By Ricky O’Bannon
robannon@bsomusic.org

When once asked about the connection between nature and music in his work, composer John Luther Adams replied that “no matter how clever we think we are, we human animals are an inseparable part of the natural world. Nature is the original source of human music and all human thought.”

Whether you view it on the same spiritual level as Adams or not, there is something compelling about the idea that music-making is tied to the natural world — that the patterns and forces we encounter in nature might have something inherently musical about them, which we in turn reflect.

Earlier this month, a video of an incredible music installation in Croatia pinged its way across the web and social media. The instrument was man-made, but the performer is the ocean.

In 2005, the Sea Organ was constructed by architect Nikola Basic along the shores of Zadar, Croatia. The organ from the outside looks like a set of stairs, but it has holes to take in air for concealed pipes below. Underneath those steps, 35 musical pipes are held, and the incoming wave pushes the stored air through those pipes. The resulting tones are dependent on the size and energy of the wave.

With the Croatian Sea Organ as inspiration, below are several examples of nature’s more musical side.

1. The Wave and Tide Organs

With as many composers who have written about the sea, it might not be surprising that the Croatian organ was not the first project to turn the ocean into music in a more literal way. In the early 1980s, artists Peter Richards and George Gonzalez were inspired by recordings made by Bill Fontana of sounds coming from a vent pipe at an Australian concrete dock. Over several years, Richards and Gonzalez worked to design and build the Wave Organ located at the Exploratorium in the San Francisco Bay. The organ was completed in 1986 and features 25 pipes made out of PVC and concrete set at various locations and heights. The rise and fall of the tide impacts the pipes, generating eerie sounds that might not appear musical at first listen but develop their own logic over time.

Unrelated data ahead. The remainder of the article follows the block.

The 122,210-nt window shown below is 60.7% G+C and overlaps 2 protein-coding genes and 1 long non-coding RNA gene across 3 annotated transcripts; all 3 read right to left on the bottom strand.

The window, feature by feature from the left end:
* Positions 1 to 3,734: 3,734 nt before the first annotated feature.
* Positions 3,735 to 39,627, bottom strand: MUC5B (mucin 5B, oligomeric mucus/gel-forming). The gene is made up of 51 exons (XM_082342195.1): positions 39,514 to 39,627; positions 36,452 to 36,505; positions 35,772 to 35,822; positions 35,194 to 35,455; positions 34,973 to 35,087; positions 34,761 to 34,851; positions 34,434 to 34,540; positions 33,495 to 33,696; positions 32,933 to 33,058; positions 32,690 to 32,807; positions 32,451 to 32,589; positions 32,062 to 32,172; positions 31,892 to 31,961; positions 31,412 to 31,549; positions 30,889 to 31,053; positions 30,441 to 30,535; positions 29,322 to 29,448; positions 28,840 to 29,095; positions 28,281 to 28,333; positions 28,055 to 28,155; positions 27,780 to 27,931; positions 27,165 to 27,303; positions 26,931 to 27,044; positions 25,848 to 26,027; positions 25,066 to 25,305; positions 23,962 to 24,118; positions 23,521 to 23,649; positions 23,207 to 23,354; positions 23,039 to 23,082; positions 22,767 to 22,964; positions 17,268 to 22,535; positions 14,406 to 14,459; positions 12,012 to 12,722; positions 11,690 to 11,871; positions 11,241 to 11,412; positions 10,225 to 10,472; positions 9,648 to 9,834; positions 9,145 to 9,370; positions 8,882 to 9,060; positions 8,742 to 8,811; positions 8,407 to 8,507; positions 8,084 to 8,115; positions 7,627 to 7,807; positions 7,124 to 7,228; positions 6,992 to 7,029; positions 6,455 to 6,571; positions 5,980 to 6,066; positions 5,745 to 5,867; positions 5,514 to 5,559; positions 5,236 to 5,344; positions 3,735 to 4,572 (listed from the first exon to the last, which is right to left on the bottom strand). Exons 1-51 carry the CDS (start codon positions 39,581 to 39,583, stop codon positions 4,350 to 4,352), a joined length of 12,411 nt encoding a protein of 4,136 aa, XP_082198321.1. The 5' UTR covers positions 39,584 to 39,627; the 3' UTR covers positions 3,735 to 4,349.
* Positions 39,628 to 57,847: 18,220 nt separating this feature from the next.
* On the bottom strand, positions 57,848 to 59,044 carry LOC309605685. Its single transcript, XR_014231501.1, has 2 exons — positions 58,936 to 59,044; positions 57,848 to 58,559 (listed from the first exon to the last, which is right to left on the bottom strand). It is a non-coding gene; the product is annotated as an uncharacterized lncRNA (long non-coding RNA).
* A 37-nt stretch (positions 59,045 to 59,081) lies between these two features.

In the English seaside county of Lancashire, the Blackpool High Tide Organ was constructed by artists John Gooding and Liam Curtin in 2002. The 49-foot-tall sculpture houses 18 pipes, pitched in B-flat, which connect to the sea wall. Curtin describes the music generated as more ambient than tuneful, and he told Wired that “Its effect will be not unlike the work of minimalist composers such as Philip Glass, Steve Reich or John Adams, or in a way like the repeated patterns in contemporary music.”

2. The Tree Ring Player

Scientists have long used the rings in the cross section of a tree as a sort of living history to tell the tree's age and understand the weather and climate of the years during which each ring was grown. Artist Bartholomäus Traubeck wanted to take the idea of information locked away in tree rings further with his project “Years.” Traubeck designed a record player that could analyze the texture and color of a tree ring disk as it spins like an oversized LP. That data is then translated through a computer program called Ableton Live, which uses that input to generate an otherworldly piano track.

3. The Singing Ringing Tree

Completed in 2006, the Singing Ringing Tree is a musical sculpture overlooking the English town of Burnley. Designed by architects Mike Tonkin and Anna Liu, the almost 10-foot-tall stack of pipes is wind powered, and it whistles and “sings” a new song based on the direction and speed of the wind.

Artist Luke Jerram built a similar wind-powered installation called "Aeolus." The name of Jerram’s project pays homage to the Greek god of winds and an entire genre of wind-powered instruments that date back to the ancient world. The Aeolean harp (as it was first called in the late 1600s) is essentially an acoustic box with a set of tuned strings running across it, which would be placed outside or at a window where a breeze was expected. The strings resonate in response to the wind, generating an ethereal sound that is rich with overtones and musical shapes that fade in and out far differently than strings plucked or bowed by human hands. The haunting sounds inspired composer Henry Cowell in his 1923 work.

4. Stalacpipe Organ

The Great Stalacpipe Organ in Virginia’s Luray Caverns holds the distinction of being the world’s largest instrument. The “organ” is actually a lithophone, which is an instrument that uses rock or stone to generate tones. Constructed between 1954 and 1957, the organ replaces pipes with stalactites that were selected because they resonate with a specific note when struck. The organ console is wired to rubber mallets all over the cave, which strike the corresponding stalactite whenever a key is pushed.